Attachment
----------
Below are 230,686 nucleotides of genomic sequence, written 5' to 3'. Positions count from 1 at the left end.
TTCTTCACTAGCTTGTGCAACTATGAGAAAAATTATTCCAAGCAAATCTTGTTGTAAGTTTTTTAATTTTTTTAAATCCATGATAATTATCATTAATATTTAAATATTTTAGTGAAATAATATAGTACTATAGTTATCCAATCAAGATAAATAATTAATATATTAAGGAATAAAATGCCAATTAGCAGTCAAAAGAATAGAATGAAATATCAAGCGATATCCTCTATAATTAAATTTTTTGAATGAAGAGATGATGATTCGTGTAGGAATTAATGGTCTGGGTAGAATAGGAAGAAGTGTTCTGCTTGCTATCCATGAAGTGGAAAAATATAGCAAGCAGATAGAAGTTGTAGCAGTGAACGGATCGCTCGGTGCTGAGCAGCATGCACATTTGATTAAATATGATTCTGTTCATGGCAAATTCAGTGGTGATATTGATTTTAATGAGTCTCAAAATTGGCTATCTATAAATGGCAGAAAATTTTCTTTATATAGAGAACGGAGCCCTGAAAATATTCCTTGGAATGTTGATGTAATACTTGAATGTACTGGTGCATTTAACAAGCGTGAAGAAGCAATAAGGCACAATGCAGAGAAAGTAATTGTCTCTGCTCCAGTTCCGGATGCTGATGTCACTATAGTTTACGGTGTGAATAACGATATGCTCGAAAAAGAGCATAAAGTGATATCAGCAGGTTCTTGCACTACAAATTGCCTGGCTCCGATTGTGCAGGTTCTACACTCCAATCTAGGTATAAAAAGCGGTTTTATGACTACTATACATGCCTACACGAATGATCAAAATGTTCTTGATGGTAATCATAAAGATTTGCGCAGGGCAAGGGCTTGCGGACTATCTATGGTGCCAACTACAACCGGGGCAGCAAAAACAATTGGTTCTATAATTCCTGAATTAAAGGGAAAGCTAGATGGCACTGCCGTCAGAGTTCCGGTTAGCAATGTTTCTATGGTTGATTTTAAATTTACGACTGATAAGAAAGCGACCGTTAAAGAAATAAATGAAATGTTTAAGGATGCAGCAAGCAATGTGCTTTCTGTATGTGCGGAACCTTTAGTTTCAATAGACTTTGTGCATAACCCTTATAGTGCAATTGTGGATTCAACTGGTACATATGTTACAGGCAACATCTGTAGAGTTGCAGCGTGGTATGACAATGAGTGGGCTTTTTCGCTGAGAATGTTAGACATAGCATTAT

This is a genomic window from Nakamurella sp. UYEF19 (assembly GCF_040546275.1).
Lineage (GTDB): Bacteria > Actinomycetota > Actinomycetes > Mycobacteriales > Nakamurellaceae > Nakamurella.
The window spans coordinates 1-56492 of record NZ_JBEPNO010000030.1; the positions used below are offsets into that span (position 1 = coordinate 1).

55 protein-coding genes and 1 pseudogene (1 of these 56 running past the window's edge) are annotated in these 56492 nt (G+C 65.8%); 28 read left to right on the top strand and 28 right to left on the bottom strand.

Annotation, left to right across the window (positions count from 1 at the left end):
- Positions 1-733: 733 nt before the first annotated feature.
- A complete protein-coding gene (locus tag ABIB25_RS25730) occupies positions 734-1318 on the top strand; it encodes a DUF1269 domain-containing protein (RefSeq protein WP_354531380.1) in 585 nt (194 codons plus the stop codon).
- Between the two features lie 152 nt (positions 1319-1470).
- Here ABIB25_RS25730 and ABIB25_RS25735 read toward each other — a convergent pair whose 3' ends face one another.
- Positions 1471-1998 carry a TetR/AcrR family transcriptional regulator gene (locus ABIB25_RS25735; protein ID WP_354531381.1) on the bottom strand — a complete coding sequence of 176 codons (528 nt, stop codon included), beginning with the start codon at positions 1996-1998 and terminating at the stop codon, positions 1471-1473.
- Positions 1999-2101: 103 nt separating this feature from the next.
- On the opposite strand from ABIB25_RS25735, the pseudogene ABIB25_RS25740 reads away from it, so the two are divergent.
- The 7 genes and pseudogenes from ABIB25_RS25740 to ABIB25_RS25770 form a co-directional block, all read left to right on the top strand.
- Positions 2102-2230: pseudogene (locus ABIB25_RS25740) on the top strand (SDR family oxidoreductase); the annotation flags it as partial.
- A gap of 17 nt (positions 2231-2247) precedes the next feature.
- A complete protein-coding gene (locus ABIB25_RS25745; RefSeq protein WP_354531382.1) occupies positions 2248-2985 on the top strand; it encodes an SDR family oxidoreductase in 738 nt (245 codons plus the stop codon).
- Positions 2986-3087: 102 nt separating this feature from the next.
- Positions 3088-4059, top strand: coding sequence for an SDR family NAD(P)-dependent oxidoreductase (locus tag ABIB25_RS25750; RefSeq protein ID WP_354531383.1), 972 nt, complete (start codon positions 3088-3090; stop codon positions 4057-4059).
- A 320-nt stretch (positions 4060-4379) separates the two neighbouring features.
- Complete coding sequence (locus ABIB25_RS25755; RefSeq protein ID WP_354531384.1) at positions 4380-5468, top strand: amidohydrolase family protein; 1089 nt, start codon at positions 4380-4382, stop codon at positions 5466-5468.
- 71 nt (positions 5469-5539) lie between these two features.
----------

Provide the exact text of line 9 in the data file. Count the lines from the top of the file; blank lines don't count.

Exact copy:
- A complete protein-coding gene (locus tag ABIB25_RS25730) occupies positions 734-1318 on the top strand; it encodes a DUF1269 domain-containing protein (RefSeq protein WP_354531380.1) in 585 nt (194 codons plus the stop codon).